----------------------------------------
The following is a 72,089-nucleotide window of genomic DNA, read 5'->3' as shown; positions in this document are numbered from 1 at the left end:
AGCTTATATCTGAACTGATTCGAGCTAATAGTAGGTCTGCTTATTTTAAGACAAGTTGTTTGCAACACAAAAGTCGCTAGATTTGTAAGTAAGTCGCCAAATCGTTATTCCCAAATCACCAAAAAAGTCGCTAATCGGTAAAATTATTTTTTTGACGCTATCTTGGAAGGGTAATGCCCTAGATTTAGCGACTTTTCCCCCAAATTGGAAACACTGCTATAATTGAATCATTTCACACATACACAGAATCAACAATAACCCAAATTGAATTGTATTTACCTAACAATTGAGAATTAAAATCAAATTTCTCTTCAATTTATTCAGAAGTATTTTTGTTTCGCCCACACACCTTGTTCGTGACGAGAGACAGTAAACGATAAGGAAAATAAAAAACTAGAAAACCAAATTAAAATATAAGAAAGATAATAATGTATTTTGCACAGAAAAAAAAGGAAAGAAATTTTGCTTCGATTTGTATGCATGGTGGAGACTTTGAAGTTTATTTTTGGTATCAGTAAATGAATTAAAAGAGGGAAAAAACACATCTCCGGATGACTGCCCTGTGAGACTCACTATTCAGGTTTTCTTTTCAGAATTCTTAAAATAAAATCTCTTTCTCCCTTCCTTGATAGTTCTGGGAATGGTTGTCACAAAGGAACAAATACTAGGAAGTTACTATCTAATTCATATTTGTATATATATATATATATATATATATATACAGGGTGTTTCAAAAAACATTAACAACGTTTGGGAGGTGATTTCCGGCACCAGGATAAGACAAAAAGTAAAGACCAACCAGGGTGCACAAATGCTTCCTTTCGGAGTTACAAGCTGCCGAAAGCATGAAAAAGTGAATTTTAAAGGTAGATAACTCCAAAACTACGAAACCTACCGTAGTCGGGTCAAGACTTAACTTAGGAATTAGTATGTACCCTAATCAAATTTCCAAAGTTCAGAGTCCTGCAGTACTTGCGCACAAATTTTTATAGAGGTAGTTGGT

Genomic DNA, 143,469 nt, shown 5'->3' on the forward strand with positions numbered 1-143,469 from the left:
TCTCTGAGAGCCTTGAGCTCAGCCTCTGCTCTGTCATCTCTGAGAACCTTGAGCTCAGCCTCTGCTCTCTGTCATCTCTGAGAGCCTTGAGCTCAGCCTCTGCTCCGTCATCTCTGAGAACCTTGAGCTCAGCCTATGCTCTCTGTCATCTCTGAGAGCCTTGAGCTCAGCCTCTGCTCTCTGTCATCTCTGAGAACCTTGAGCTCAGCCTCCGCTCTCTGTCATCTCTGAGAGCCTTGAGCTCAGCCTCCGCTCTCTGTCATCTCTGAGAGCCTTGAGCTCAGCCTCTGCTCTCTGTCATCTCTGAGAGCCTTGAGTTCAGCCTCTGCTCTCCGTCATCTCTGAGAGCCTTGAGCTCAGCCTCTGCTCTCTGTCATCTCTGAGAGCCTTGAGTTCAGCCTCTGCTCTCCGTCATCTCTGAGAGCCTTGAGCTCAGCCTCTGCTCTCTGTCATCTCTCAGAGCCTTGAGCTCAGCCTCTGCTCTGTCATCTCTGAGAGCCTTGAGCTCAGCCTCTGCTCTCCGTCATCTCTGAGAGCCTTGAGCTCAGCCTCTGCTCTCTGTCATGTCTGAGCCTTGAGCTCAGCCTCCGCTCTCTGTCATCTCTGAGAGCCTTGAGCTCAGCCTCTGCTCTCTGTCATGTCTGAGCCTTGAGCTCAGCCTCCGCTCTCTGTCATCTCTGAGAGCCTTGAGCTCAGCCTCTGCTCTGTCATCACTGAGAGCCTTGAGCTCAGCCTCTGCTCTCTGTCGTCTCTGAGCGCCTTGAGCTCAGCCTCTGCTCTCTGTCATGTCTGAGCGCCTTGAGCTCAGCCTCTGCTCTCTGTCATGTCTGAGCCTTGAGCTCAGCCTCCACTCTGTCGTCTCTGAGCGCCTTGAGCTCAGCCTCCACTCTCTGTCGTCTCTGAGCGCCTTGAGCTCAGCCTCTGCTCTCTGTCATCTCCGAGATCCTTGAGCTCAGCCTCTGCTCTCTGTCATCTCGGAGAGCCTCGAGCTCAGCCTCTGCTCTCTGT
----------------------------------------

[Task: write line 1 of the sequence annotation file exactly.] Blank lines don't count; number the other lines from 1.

The following is a 72,089-nucleotide window of genomic DNA, read 5'->3' as shown; positions in this document are numbered from 1 at the left end: